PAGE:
The Gitmo Files

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A U.S. sailor combs a detainee's beard at Guantanamo Bay in February / Navy photo by David P. Coleman

As if the Obama Administration’s inability to shutter Guantanamo Bay despite its pledge to do so weren’t bad enough, now it has to deal with a torrent of classified documents about the Cuban detainee prison and its 779 inmates.

Here’s what the 700 documents say, in a nutshell:

— Some of those held there weren’t so bad.

— Some were, and we released them anyway.

— Osama bin Laden, in the days after 9/11, traveled between Kandahar and Kabul before heading into his Tora Bora mountain redoubt in November 2001. He told his followers to “remain strong in their commitment to fight, to obey the leaders, to help the Taliban, and that it was a grave mistake and taboo to leave before the fight was completed.”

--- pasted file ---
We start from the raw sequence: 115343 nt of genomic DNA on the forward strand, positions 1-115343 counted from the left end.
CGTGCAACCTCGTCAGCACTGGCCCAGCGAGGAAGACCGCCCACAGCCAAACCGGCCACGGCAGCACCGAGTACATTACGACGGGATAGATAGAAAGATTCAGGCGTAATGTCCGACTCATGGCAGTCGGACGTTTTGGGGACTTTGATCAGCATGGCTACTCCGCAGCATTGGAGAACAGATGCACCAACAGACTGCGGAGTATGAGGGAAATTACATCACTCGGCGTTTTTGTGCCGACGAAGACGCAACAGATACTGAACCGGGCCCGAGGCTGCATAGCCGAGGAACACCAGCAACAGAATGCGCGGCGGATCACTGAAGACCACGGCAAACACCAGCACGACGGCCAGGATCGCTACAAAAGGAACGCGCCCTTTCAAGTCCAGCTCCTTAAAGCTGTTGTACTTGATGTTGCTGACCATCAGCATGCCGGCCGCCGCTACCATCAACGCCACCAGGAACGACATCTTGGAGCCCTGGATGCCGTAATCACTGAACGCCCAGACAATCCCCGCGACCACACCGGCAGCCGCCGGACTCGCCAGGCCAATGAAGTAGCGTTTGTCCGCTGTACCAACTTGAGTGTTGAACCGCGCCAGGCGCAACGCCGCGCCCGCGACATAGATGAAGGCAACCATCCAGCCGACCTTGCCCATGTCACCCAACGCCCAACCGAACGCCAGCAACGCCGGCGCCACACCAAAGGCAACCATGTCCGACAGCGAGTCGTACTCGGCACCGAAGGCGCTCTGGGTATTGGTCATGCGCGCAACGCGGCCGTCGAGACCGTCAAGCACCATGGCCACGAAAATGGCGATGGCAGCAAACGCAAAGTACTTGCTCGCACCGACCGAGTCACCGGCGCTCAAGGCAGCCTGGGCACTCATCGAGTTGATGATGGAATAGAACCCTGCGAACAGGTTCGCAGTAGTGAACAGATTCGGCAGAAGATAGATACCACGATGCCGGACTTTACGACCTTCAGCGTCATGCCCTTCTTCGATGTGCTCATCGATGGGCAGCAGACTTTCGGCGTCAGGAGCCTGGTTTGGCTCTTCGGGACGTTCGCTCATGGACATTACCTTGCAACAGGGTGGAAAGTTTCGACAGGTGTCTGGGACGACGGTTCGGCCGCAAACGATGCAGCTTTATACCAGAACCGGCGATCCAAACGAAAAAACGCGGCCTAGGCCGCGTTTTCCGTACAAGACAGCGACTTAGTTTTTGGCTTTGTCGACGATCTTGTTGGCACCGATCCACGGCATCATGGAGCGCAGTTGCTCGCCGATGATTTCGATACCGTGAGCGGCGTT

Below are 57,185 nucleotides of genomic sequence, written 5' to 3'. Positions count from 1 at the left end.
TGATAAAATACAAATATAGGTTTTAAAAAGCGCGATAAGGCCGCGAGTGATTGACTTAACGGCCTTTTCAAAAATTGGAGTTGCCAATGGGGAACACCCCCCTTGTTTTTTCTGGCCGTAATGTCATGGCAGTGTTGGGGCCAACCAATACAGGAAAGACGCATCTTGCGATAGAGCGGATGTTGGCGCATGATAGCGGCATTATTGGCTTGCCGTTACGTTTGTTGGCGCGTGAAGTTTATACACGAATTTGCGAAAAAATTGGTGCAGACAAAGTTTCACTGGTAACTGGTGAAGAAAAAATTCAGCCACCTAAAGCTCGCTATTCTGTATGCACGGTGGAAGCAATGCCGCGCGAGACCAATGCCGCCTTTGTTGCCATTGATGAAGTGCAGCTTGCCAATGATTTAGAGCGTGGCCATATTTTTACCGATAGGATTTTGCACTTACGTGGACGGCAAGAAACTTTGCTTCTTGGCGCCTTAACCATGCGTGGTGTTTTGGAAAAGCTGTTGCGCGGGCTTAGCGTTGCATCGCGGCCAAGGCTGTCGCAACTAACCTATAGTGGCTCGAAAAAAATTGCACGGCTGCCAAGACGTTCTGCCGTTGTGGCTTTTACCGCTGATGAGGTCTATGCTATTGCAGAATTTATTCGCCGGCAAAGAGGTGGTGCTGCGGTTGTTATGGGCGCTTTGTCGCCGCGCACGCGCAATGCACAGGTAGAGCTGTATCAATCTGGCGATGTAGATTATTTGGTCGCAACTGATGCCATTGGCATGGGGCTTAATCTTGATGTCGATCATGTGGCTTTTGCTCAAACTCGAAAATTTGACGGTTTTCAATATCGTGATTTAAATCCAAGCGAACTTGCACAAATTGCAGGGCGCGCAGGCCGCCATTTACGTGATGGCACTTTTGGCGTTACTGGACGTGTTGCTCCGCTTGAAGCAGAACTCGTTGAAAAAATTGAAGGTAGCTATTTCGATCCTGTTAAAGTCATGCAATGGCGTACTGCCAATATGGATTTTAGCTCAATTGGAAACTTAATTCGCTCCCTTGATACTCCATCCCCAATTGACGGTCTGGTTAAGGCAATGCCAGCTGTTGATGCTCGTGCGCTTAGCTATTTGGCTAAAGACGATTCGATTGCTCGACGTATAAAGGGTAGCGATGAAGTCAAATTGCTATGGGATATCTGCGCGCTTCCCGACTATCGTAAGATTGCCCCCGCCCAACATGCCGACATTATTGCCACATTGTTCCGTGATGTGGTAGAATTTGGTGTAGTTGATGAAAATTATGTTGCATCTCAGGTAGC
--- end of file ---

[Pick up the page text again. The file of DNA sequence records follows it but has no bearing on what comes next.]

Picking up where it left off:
They contain no bombshells.

The documents surface in a coordinated release Monday in the Washington Post, the British newspaper the Guardian, and on NPR. The New York Times also published them, although it said it did not get them from Wikileaks; in the past it has obtained such material from the Guardian.

The Obama Administration criticized the documents’ unauthorized release, noting that some of the information about various detainees is dated and may not reflect the latest U.S. assessment of them.

No new prisoners have been sent to Gitmo since 2007. The 172 remaining, as well as the American infrastructure designed to house and try them, seem increasingly like long-ago insects trapped forever in amber.